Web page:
By $\mathbb{R}[x]$ is meant the set of all polynomials in the indeterminate $x$ with real-valued coefficients. With the usual definitions of addition and scalar multiplication, $\mathbb{R}[x]$ becomes a vector space over the field $\mathbb{R}$ of real numbers.  For example, $x^2 + 2x + 3$ and $x^3 - 2x$ are elements of $\mathbb{R}[x]$ and can be added to form $x^3 + x^2 + 3$. An example of scalar multiplication is that $3 \in \mathbb{R}$ times $x^2 + 2x + 3 \in \mathbb{R}[x]$ is $3x^2 + 6x + 9 \in \mathbb{R}[x]$. These definitions of addition and scalar multiplication together satisfy the axioms of a vector space, thereby making $\mathbb{R}[x]$ into a vector space over $\mathbb{R}$. (The reason why $\mathbb{R}[x]$ is called a polynomial ring rather than a polynomial vector space is because it has additional structure — it is a special kind of a vector space — in the form of a multiplication operator which is compatible with the addition and scalar multiplication operators. This is not important for us though.)

Polynomials in two indeterminates, say $x$ and $y$, also form a vector space (and indeed, a ring) with respect to the usual operations of polynomial addition and scalar multiplication.  This vector space is denoted $\mathbb{R}[x,y]$.

The cross-product $\times$ of two vector spaces is relatively easy to motivate and understand, so much so that the reader is assumed to be familiar with the cross-product.  Recall that if $U$ and $V$ are vector spaces then the elements of $U \times V$ are merely the pairs $(u,v)$ where $u \in U$ and $v \in V$. Recall too that $\mathbb{R} \times \mathbb{R}$ is isomorphic to $\mathbb{R}^2$. In particular, observe that the cross-product is a means of building a new vector space from other vector spaces.

The tensor-product is just like the cross-product in that it too allows one to build a new vector space from other vector spaces. It might be illuminating to think of the other vector spaces as building blocks, and the new vector space as something more complicated built from these simpler building blocks, although of course this need not always be the case. Regardless, what makes such constructions useful is that properties of the new vector space can be deduced from properties of the building block vector spaces. (The simplest example of such a property is the dimension of a vector space; the dimension of $U \times V$ is the sum of the dimensions of $U$ and $V$.)

Can $\mathbb{R}[x,y]$ be obtained from $\mathbb{R}[x]$ and $\mathbb{R}[y]$? Let’s try the cross-product. The vector space $\mathbb{R}[x] \times \mathbb{R}[y]$ consists of pairs $(p(x),q(y))$ where $p(x)$ represents a polynomial in $\mathbb{R}[x]$ and $q(y)$ a polynomial in $\mathbb{R}[y]$. This does not appear to work, for how should the polynomial $xy^2 + yx^3 + 1$ be represented in the form $(p(x),q(y))$? (If the ring structure were taken into account then it would be possible to multiply two elements of $\mathbb{R}[x] \times \mathbb{R}[y]$ and it would be seen that, in effect, $\mathbb{R}[x] \times \mathbb{R}[y]$ consists of polynomials that can be factored as $p(x)q(y)$, a proper subset of $\mathbb{R}[x,y]$. For this introduction though, all that is important is that $\mathbb{R}[x,y]$ is not the cross-product of $\mathbb{R}[x]$ and $\mathbb{R}[y]$.)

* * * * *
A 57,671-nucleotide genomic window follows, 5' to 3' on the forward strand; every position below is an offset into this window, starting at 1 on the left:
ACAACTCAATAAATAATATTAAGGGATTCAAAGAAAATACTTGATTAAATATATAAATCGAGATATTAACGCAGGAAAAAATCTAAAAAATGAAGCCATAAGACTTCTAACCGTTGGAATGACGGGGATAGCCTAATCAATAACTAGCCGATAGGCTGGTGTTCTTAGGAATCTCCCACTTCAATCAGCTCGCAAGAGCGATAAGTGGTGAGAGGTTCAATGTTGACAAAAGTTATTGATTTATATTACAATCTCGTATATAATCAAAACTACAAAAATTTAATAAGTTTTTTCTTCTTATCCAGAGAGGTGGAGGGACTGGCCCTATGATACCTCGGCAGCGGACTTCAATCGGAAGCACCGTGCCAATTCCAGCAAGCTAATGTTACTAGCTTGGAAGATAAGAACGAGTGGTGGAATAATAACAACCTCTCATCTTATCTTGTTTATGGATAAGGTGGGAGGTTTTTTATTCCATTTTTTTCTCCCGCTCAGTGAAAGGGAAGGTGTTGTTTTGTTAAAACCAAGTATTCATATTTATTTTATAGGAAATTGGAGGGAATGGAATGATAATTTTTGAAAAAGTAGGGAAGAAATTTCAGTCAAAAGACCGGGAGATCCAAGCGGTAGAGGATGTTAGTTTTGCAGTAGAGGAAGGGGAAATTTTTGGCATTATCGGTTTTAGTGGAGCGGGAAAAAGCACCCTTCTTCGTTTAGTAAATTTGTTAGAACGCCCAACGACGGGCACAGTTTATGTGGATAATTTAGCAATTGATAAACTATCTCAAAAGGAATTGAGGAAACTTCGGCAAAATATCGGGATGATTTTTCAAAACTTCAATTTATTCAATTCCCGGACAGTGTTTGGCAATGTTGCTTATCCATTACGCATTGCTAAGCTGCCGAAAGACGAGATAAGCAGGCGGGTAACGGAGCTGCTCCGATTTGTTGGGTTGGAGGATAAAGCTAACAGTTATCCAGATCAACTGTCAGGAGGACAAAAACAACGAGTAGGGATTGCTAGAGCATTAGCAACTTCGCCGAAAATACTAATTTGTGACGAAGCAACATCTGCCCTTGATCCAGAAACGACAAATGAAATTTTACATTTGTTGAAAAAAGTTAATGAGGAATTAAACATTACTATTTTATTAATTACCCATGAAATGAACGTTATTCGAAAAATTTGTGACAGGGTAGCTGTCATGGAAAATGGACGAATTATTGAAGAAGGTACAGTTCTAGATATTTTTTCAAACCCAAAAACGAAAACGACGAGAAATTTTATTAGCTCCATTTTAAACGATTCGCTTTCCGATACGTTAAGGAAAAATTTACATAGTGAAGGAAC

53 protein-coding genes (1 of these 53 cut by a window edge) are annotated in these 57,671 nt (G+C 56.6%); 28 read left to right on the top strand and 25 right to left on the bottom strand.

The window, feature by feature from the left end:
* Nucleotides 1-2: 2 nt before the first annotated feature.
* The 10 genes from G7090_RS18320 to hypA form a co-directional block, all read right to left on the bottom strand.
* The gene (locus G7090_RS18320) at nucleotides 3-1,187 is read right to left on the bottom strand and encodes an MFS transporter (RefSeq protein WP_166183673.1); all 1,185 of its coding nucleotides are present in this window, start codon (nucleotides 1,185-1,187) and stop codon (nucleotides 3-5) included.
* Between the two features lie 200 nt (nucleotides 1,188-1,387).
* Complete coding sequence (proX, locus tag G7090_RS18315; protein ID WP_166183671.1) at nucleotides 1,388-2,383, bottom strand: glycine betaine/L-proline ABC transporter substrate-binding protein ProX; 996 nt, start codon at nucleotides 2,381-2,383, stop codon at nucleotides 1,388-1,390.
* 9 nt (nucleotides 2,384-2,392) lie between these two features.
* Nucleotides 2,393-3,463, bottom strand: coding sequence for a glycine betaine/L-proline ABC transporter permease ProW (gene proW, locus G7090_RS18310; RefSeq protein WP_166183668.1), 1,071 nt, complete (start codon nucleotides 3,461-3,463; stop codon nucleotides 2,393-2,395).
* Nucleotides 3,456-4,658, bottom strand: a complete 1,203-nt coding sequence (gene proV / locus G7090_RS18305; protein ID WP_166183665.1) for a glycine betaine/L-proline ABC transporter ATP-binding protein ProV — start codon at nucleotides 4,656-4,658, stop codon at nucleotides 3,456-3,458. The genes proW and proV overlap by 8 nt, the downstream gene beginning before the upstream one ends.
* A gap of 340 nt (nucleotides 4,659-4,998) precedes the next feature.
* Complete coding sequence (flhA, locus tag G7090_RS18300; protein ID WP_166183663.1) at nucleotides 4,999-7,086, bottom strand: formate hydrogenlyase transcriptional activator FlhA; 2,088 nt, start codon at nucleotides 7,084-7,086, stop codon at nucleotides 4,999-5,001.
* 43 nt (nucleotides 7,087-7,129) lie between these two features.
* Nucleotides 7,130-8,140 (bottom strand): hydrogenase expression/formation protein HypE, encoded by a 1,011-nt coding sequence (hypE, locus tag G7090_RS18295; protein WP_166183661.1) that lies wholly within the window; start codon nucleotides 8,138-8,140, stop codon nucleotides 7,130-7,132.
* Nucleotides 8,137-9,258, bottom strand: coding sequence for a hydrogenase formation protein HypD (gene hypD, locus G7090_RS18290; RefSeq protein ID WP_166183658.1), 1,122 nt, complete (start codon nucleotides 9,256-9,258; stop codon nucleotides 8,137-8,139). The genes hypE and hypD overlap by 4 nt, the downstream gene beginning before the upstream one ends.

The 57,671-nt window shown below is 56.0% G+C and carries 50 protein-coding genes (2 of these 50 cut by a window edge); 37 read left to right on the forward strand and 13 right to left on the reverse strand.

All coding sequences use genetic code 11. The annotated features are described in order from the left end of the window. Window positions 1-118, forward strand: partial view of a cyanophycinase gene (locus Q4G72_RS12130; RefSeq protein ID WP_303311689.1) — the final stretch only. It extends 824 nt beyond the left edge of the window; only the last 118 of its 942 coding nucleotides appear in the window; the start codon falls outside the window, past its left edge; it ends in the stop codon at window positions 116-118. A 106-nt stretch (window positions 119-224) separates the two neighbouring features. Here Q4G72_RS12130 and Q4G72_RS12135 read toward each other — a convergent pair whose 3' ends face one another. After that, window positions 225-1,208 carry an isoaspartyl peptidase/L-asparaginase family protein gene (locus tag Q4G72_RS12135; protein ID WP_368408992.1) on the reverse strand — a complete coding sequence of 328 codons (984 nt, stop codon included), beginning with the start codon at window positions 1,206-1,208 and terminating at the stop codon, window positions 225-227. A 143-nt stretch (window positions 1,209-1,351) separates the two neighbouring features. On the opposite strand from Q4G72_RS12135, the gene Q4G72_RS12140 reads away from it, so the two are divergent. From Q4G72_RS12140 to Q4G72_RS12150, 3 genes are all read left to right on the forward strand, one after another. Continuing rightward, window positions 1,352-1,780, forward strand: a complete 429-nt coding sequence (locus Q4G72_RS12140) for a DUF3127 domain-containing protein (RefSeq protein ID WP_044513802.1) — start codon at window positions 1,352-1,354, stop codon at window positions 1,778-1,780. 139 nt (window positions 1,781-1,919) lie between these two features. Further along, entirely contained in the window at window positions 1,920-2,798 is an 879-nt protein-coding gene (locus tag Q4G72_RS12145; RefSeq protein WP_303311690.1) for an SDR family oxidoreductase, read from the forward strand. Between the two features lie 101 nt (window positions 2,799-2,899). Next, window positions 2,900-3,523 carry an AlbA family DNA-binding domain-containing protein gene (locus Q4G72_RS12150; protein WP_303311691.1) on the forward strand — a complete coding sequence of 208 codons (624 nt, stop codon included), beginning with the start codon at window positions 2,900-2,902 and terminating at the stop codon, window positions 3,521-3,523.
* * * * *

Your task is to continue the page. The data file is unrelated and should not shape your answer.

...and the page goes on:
With the belief that $\mathbb{R}[x,y]$ should be constructible from $\mathbb{R}[x]$ and $\mathbb{R}[y]$, let’s try to figure out what is required to get the job done. Favouring simplicity over sophistication, let’s investigate the problem in terms of basis vectors.  The obvious choices of basis vectors are $\{1,x,x^2,\cdots\}$ for $\mathbb{R}[x];$ $\{1,y,y^2,\cdots\}$ for $\mathbb{R}[y];$ and $\{1,x,y,x^2,xy,y^2,\cdots\}$ for $\mathbb{R}[x,y].$ We are in luck as the pattern is easy to spot: the basis vectors of $\mathbb{R}[x,y]$ are just all pairwise products (in the sense of polynomial multiplication) of the basis vectors of $\mathbb{R}[x]$ with the basis vectors of $\mathbb{R}[y]$!

We are therefore motivated to define a construction that takes two vector spaces $U$ and $V$ and creates a new vector space, denoted $U \otimes V$, where the new vector space is defined in terms of its basis vectors; roughly speaking, the basis vectors of $U \otimes V$ comprise all formal pairwise products of basis vectors in a particular basis of $U$ with basis vectors in a particular basis of $V$. How to do this precisely may not be readily apparent but the fact that $\mathbb{R}[x,y]$ is a well-defined vector space that, intuitively at least, is constructible from $\mathbb{R}[x]$ and $\mathbb{R}[y]$ gives us hope that such a construction can be made to work. Needless to say, such a construction is possible and is precisely the tensor product.

There are two equivalent ways of defining the tensor product. The first follows immediately from the above description. If $\{u_1,\cdots,u_i\}$ and $\{v_1,\cdots,v_j\}$ are bases for $U$ and $V$ then $U \otimes V$ is defined to be the vector space formed from all formal linear combinations of the basis vectors $u_1 \otimes v_1, u_1 \otimes v_2, \cdots, u_1 \otimes v_j, u_2 \otimes v_1, \cdots, v_i \otimes v_j$. It is emphasised that $u_1 \otimes v_1$ is just a symbol, a means for identifying a particular basis vector. (At the risk of belabouring the point, I can form a vector space from the basis vectors Fred and Charlie; typical elements would be 2 Fred + 3 Charlie and 5 Fred – 1 Charlie, and the vector space addition of these two elements would be 7 Fred + 2 Charlie.) Of course, choosing a different set of basis vectors for $U$ or $V$ would result in a different vector space $U \otimes V$, however, the resulting vector spaces will always be isomorphic to each other. Therefore, $U \otimes V$ should be thought of as representing any vector space that can be obtained using the above method. (This finer point is not dwelled on here but is a common occurrence in mathematics; a construction can yield a new space which is only unique up to isomorphism. Once tensor products have been understood, the reader is invited to think further about this lack of uniqueness, how it is handled and why it is not an issue in practice.)